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The Latest: White House slams testimony as ‘triple hearsay’

Jerrold Nadler

House Judiciary Committee Chairnam Jerrold Nadler, D-N.Y., leaves at the conclusion of a House Democratic Caucus meeting on Capitol Hill in Washington, Tuesday, Oct. 22, 2019. (AP Photo/Manuel Balce Ceneta)

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WASHINGTON (AP) — The Latest on President Donald Trump and testimony by Ambassador William Taylor in the House impeachment probe (all times local):

6:10 p.m.

The White House is slamming testimony from former U.S. Ambassador William Taylor as part of the House impeachment inquiry “triple hearsay” and insisting that President Donald Trump “has done nothing wrong.”

Press secretary Stephanie Grisham released a statement Tuesday after Taylor told lawmakers that Trump had made clear that vital military aid to Ukraine hinged on the country’s new president making a public statement that he was opening an investigation into a company linked to the family of Trump’s potential 2020 Democratic rival Joe Biden and the 2016 election.

Grisham insists “there was no quid pro quo.” She says, “Today was just more triple hearsay and selective leaks from the Democrats’ politically-motivated, closed door, secretive hearings.”

And she is slamming the inquiry as “nonsense” and “a coordinated smear campaign.”


4:50 p.m.

A diplomat is telling Congress that President Donald Trump wanted to put Ukraine’s leader “in a public box” by withholding security assistance until they agreed to open an investigation linked to Joe Biden’s family.

That’s according to the opening statement delivered Tuesday by William Taylor to House impeachment investigators. The 15-page document was obtained by The Associated Press.

Taylor told Congress that Ambassador Gordon Sondland was the one who relayed Trump’s position. He says Sondland told him “everything” that Ukraine wanted from the United States was dependent on the country agreeing to investigate the gas firm Burisma, where Biden’s son served on the board, and the 2016 U.S. election.

Democrats say the testimony points to what Trump has long denied: a quid pro quo for an investigation of his political rival.


4:10 p.m.

A State Department official has told Congress that U.S. military aid to Ukraine was withheld until the country’s leader agreed to investigate a gas company tied to Joe Biden’s family.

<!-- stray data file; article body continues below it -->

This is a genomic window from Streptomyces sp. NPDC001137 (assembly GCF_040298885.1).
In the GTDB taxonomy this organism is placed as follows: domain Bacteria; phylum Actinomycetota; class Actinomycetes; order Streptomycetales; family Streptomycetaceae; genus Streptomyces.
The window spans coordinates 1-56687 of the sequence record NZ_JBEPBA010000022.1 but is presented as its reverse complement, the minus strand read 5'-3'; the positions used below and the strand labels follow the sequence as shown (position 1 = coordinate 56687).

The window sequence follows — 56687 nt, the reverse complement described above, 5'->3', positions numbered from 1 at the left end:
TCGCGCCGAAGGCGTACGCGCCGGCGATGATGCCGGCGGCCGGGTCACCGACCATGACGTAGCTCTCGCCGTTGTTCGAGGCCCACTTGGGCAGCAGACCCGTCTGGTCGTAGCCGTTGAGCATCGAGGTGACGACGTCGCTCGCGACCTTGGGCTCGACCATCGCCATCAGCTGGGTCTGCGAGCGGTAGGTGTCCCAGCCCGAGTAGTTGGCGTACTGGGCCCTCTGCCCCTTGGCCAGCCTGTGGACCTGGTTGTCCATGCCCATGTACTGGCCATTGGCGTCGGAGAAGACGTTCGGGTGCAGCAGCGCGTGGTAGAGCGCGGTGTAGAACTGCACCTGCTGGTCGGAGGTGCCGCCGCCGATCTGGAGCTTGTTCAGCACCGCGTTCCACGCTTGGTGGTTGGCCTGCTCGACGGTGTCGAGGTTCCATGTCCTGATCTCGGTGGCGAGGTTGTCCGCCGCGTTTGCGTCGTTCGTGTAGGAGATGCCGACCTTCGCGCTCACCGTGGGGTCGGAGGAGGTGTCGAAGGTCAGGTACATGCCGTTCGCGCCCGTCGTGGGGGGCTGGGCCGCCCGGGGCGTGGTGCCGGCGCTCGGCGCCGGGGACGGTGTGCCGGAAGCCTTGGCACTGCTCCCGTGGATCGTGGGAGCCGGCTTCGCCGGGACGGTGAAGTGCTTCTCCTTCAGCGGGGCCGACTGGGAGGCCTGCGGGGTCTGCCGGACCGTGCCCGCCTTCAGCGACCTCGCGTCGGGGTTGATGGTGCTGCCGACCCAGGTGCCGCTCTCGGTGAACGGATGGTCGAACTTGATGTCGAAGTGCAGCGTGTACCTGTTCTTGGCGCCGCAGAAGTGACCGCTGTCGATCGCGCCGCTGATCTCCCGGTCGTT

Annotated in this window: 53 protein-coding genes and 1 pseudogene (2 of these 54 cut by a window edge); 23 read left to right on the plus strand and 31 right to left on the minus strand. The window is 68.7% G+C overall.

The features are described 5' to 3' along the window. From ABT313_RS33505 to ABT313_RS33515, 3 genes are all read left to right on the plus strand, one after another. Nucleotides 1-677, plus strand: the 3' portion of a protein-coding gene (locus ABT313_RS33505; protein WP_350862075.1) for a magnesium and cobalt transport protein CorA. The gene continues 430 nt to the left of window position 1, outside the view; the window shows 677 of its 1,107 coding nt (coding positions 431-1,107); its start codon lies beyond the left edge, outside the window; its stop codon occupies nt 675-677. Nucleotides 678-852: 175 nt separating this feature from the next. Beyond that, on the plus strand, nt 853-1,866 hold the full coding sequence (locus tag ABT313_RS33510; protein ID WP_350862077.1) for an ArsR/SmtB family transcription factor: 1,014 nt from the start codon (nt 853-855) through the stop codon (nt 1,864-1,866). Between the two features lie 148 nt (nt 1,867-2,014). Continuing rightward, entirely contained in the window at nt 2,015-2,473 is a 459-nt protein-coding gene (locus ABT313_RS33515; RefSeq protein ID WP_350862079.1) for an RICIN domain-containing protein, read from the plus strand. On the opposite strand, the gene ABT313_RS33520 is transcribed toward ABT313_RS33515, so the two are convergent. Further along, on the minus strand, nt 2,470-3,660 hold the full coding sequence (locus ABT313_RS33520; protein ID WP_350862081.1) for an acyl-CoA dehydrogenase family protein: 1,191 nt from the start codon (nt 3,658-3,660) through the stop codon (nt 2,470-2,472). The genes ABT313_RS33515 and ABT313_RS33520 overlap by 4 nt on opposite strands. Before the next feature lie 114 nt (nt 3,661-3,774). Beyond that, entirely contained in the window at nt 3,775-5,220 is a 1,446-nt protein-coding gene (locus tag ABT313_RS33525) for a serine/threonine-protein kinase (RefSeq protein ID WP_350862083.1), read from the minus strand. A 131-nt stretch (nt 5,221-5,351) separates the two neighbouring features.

That’s according to a copy of diplomat William Taylor’s opening statement to House impeachment investigators Tuesday. The statement was obtained by The Washington Post and published online.

Taylor says Ambassador Gordon Sondland told him “everything” Ukraine wanted from the United States, including a visit with President Donald Trump and millions of dollars in security aid, was dependent on the country agreeing to investigate the gas firm Burisma and the 2016 U.S. election. Taylor said a White House official told him the same thing.

Democrats say the testimony points to what Trump has long denied: a quid pro quo for an investigation of his political rival.


11:45 a.m.

Three federal officials, including one from the FBI, say they believe it’s inappropriate for a president to ask a foreign government to investigate a political rival.

House Judiciary Committee Chairman Jerrold Nadler posed that question at a committee hearing Tuesday on election security. Nadler was referencing a July phone call in which President Donald Trump prodded his Ukrainian counterpart to investigate Democratic rival Joe Biden.

Three officials answered that it was not appropriate to ask a foreign leader for a political investigation.

A deputy assistant attorney general in the Justice Department’s national security division, Adam Hickey, said he would not comment on the president’s activities.

Trump has denied doing anything wrong.

The top U.S. diplomat in Ukraine, William Taylor, was drawn into a Trump administration effort to leverage U.S. military aid for Ukraine. Taylor is on Capitol Hill to testify behind closed doors.


12:35 a.m.

Members of Congress are set to hear directly from the top U.S. diplomat in Ukraine, who was drawn into a Trump administration effort to leverage U.S. military aid for the country.

William Taylor is scheduled to testify before closed doors Tuesday in an inquiry trying to determine if Trump committed impeachable offenses by pressing the president of Ukraine into pursuing information that could help his campaign.

In excerpts of text messages released by impeachment investigators in Congress, Taylor wrote: “I think it’s crazy to withhold security assistance for help with a political campaign.”

Taylor was tapped for the post after U.S. Ambassador to Ukraine Marie Yovanovitch was removed before the end of her term following a campaign against her led by Trump’s personal lawyer Rudy Giuliani.

Copyright 2020 The Associated Press. All rights reserved. This material may not be published, broadcast, rewritten or redistributed.

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